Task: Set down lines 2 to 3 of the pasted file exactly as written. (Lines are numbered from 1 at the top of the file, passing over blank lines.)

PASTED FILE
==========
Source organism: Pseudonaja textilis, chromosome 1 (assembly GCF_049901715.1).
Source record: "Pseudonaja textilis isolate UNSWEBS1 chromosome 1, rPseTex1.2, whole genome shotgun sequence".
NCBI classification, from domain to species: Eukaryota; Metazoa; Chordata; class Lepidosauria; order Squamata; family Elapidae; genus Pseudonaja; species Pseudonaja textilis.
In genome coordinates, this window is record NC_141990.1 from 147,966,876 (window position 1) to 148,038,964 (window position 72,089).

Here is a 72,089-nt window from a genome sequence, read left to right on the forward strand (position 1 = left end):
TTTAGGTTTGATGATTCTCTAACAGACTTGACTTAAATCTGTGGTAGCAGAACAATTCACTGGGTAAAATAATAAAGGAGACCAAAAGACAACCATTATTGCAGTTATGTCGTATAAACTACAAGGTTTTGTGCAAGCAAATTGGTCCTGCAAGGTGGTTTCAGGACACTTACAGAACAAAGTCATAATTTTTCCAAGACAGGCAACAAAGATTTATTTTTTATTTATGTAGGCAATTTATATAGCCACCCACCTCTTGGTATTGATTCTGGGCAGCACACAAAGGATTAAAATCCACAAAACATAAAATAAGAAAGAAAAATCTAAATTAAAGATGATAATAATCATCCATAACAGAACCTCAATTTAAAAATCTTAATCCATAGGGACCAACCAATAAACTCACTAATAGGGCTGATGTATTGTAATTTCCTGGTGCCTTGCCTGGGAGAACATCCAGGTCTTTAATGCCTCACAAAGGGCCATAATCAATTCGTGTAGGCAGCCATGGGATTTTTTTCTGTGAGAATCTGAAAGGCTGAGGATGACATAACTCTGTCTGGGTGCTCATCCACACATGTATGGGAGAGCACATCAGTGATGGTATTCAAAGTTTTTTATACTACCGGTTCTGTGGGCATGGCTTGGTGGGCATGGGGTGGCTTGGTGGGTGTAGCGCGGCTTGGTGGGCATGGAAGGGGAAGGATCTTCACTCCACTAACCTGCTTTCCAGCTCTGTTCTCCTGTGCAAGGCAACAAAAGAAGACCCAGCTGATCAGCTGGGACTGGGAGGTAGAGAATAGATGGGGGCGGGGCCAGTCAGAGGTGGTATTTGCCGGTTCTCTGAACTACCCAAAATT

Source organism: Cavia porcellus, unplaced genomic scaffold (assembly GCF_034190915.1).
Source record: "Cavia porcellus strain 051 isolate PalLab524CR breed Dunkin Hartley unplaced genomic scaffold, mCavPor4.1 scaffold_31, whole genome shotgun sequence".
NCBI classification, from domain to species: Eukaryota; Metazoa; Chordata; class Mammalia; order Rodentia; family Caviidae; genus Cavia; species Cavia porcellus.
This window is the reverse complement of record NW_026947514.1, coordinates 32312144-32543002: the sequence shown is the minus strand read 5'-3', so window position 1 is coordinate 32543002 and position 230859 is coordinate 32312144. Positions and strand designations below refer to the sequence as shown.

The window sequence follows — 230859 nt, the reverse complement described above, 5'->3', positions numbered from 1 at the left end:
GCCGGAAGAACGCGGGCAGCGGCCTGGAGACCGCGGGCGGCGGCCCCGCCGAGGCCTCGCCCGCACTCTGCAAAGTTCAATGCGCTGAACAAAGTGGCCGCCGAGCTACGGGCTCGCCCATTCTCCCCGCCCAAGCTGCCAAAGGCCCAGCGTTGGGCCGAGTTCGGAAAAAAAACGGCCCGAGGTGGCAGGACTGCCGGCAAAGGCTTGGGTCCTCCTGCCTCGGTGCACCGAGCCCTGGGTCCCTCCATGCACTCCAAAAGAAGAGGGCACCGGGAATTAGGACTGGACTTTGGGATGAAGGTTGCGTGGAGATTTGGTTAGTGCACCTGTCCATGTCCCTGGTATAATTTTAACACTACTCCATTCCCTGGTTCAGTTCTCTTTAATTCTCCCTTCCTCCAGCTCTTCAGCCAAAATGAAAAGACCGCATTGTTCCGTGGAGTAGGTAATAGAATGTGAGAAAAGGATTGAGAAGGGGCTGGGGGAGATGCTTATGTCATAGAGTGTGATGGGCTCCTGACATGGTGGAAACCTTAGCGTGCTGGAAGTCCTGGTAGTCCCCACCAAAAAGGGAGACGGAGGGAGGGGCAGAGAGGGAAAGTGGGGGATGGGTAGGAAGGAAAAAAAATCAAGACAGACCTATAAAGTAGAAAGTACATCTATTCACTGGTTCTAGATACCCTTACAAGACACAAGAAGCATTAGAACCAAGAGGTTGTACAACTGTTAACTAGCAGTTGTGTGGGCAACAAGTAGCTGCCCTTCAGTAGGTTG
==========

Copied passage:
Source record: "Pseudonaja textilis isolate UNSWEBS1 chromosome 1, rPseTex1.2, whole genome shotgun sequence".
NCBI classification, from domain to species: Eukaryota; Metazoa; Chordata; class Lepidosauria; order Squamata; family Elapidae; genus Pseudonaja; species Pseudonaja textilis.